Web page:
A surprisingly strong surge in British manufacturing growth last month has left a few economists scratching their heads. Is it a one-off? Could a manufacturing recovery really appear out of seemingly nowhere?
The recent stretch of dire economic data from Germany is starting to bear an unfortunate resemblance to late 2008 – when Lehman Brothers collapsed and the world tipped into the worst recession since the Great Depression.
French economic growth unexpectedly picked up to 0.3 percent in the final three months of last year, welcome news and a rare positive shock for some particularly gloomy forecasters who were looking for shrinkage or no growth at all.
Britain’s economy is steaming ahead – by one measure faster than any other large developed or emerging economy – but history suggests it will struggle to sustain the rapid growth indicated in business and confidence surveys.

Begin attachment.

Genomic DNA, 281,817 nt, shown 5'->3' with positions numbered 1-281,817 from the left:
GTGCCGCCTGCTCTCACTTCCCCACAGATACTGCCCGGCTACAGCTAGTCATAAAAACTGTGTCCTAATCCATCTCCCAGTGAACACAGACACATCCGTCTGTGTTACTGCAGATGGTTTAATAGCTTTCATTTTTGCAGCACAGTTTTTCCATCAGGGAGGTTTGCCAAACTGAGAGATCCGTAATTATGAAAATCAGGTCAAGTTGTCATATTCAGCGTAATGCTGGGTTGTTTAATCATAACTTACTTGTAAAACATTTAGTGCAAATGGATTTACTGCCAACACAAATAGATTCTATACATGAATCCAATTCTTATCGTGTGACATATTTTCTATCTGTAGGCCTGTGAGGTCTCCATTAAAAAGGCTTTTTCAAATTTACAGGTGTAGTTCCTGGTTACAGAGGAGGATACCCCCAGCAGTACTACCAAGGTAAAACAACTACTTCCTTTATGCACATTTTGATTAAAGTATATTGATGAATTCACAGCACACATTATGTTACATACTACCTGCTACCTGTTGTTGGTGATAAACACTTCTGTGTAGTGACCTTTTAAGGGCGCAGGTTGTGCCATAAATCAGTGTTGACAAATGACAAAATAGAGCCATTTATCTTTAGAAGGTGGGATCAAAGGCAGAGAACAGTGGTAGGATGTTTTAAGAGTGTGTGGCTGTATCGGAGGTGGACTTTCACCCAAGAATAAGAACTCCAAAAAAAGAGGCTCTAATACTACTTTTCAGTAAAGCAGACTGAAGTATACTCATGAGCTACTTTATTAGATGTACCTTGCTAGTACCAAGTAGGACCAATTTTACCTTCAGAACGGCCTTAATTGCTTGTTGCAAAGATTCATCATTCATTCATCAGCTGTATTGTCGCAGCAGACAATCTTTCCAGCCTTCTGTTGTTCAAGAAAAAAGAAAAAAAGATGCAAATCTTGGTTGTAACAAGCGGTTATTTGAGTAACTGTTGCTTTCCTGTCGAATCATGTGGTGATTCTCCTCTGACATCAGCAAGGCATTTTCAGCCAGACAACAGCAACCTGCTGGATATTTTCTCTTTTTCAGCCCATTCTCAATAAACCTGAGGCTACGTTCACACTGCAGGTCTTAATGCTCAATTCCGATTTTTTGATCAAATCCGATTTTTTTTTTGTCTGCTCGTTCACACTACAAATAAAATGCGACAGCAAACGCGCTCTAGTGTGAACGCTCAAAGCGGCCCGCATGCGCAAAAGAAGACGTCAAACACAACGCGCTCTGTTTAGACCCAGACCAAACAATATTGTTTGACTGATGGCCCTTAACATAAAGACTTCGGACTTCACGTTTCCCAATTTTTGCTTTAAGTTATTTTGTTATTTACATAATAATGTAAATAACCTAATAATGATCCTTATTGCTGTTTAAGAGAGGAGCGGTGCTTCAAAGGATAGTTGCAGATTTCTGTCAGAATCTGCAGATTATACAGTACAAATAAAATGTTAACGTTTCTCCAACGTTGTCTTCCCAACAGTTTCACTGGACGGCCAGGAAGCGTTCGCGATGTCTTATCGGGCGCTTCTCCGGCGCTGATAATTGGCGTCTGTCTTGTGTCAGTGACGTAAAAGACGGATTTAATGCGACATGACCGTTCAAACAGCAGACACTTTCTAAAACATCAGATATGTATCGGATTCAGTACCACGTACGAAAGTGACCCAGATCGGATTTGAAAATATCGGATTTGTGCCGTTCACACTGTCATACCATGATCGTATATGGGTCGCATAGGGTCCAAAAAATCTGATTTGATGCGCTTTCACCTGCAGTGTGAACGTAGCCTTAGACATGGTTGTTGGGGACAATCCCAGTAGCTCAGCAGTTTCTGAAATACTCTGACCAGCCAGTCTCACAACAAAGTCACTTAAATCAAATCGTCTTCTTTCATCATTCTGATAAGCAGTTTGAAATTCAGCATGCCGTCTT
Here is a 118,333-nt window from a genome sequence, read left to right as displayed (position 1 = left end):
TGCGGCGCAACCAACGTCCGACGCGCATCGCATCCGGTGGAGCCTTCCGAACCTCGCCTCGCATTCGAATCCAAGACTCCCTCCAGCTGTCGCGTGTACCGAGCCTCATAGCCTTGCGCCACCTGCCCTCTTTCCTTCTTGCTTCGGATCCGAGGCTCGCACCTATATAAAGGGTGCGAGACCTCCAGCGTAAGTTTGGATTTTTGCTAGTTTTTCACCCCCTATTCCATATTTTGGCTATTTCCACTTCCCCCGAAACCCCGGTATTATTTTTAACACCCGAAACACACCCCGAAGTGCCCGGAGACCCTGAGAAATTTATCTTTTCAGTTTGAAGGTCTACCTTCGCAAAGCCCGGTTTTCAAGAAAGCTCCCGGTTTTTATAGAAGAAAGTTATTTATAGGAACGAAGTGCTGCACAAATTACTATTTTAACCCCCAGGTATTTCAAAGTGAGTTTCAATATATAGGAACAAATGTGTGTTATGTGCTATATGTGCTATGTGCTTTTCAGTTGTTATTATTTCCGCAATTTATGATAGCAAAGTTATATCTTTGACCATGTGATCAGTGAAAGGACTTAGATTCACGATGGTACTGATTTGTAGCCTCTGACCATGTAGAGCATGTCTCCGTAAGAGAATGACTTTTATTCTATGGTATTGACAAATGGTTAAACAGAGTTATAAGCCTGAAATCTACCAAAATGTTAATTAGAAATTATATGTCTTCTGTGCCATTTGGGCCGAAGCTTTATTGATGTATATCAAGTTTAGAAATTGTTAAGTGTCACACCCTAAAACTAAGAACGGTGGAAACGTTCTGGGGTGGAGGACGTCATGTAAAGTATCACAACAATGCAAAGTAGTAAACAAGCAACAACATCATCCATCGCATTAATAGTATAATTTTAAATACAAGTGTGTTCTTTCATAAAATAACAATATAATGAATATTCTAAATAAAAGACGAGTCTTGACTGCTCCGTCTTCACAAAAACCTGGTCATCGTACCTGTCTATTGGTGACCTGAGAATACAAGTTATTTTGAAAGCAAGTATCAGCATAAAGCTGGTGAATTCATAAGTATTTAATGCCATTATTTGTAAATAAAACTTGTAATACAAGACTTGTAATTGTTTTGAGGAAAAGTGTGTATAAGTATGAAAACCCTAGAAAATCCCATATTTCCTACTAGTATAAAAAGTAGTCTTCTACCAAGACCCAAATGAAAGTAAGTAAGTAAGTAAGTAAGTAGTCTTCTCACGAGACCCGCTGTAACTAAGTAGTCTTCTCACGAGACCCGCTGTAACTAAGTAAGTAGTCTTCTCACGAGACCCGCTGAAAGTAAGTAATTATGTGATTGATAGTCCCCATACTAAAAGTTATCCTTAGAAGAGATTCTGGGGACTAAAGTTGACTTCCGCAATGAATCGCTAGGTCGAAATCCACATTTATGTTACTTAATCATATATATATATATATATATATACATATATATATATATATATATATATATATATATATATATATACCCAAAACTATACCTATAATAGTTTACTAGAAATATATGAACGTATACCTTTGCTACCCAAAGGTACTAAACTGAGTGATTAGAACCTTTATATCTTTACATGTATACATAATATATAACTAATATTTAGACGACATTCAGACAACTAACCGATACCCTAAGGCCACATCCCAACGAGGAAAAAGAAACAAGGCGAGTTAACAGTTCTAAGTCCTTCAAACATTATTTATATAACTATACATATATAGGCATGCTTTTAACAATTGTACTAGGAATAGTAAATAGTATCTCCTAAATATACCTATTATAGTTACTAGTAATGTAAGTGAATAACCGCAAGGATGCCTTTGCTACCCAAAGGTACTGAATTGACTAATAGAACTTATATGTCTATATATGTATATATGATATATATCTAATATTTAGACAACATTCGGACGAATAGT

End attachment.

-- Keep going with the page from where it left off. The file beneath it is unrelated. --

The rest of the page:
With little sign of economic recovery in Europe and governments incrementally loosening their austerity drives (Britain being the exception) the focus turns to the big central banks on our patch and what more they might be able to do to foster some recovery.